“This account has given women a safe space and anonymity to seek personal advice, ask questions, and seek other women within their area if they want to reach out.” Her account, Makenzie says, also allows prison wives to laugh during tough times. She both makes her own memes and shares those from similar accounts. One, from May 2016, features a collage of four celebrities rolling their eyes. The caption reads: “When you hear ‘Babe, we are going on lock down again…’”

To outside eyes, some prison wife memes can seem flippant or – to those who retweeted the viral tweet – laughable. “My Life As A Prison Wife” is an account with over 12,000 followers that posts a wide array of memes, often using stills from Disney movies to portray emotions. A post featuring an image of a crying Belle – from Beauty and the Beast –  is captioned “that feeling when… when your visits get suspended”. Yet though many online criticise what they see as the glorification or normalisation of a life choice they don’t agree with, Makenzie emphasises that memes – especially funny ones – are important.

“I think it’s fun to have so many people relate to funny memes even though the direct meaning behind it is about being lonely or the hard things we go through to make this relationship work,” she explains. “It’s a reminder we aren’t alone in our struggle and we can laugh through the pain.”

Jemma, a 22-year-old from London who runs an account called “Doing time too”, concurs. Her profile – which has 1,369 followers – showcases memes featuring puppies, Disney princesses, and stills from Spongebob Squarepants.“I'm sure ordinary members of the public would disagree with our light-hearted way of looking at our loved ones being in prison and I would totally understand that,” she says – also over email.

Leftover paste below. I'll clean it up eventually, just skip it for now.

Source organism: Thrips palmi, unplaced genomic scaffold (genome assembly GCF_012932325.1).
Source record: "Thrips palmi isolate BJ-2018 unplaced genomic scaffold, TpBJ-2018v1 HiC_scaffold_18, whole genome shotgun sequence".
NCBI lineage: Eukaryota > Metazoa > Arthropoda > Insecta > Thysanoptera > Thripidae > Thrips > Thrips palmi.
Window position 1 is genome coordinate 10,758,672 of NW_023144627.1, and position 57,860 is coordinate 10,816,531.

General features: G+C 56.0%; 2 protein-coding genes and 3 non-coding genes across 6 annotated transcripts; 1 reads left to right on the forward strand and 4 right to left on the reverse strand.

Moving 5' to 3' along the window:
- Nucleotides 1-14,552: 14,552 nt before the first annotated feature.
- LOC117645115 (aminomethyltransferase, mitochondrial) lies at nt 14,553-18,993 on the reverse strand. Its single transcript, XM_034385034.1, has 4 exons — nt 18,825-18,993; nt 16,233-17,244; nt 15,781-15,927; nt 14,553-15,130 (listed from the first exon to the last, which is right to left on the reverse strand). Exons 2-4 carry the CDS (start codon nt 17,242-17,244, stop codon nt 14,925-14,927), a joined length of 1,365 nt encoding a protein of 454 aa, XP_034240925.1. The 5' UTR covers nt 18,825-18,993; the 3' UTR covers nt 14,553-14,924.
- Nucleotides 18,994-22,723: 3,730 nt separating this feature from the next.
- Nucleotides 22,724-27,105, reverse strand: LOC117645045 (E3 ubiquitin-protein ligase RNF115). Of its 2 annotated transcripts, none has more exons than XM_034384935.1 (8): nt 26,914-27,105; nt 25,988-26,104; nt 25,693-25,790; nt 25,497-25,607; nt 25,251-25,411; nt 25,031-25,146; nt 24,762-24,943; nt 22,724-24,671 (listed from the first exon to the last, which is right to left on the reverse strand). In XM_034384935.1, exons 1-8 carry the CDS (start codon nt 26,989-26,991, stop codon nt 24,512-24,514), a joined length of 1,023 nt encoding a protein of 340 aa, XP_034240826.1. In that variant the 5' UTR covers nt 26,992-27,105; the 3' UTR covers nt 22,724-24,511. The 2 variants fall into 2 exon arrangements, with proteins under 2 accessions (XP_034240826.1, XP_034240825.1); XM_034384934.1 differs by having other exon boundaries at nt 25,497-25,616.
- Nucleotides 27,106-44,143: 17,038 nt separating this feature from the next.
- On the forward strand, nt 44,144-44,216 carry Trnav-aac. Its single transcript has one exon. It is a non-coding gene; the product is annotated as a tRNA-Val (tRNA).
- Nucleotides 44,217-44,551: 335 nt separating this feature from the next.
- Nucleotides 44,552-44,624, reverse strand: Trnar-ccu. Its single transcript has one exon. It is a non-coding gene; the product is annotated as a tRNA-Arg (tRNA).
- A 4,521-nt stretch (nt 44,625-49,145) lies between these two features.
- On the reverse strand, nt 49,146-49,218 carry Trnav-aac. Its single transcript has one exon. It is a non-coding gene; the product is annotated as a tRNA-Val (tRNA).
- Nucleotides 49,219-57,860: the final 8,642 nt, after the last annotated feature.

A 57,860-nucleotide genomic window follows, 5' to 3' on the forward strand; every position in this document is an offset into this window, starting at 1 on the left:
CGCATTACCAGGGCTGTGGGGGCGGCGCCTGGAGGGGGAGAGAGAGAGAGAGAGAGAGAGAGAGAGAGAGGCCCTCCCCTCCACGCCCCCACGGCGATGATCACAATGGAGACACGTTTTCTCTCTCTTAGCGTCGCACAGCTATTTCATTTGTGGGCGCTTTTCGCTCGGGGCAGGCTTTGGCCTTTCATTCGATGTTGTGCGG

HAPPY VALENTINE'S DAY LADIES  #prisonwife #prisonwifelife #doingtimetoo #inmatelove

A post shared by doing time too (@doingtimetoo) on

“Before I was in the situation myself, I would have probably reacted in the same way to an account like the one I now own. But sometimes you end up in situations you never expected to and you deal with things in a way that others won’t understand.”

***

Prison wives don’t use Instagram just for memes. Makenzie’s account helps women in need in an array of ways: they can find out if there have been riots in their partner’s prison; get advice on gifts to send a loved one; and even find out how to appeal sentences. Alongside her Instagram, Jemma also runs a website called www.doingtimetoo.co.uk

Via @TexasPrisonWives

“I started the website because I was in a relationship with someone a couple of years ago who ended up going to prison. It was totally out of the blue for me and something neither of us saw coming,” she says. “I had no idea how to deal with it.” Her site provides information about individual prisons, what to expect from a prison visit, and what to do after release. She also provides tips on how to send creative gifts made out of paper to incarcerated loved ones.

“I believe the internet has been a massive help in supporting prison wives,” says Jemma, who finds most people don’t understand or relate to her situation. Her boyfriend was charged with GBH (grievous bodily harm) and sentenced to two years in prison, after getting into a fight.

Jemma also feels that Instagram can provide prison wives with information that the prisons themselves withhold. “I can't speak for everyone but in my experience, prisons and the visit centres are far from helpful in providing any information, support or advice,” she says. “Sometimes people won’t hear from their husband when they expect to but through interacting with other ‘prison wives’ they may find out that that particular prison is currently on lock down, providing an explanation and reassurance as to why they hadn’t heard from their husband. Without the internet, this wouldn't happen.”

 

Advice! @mothafukn.irvin

A post shared by OFFICIAL N. CALI SUPPORT (@north_cali_prisonwives) on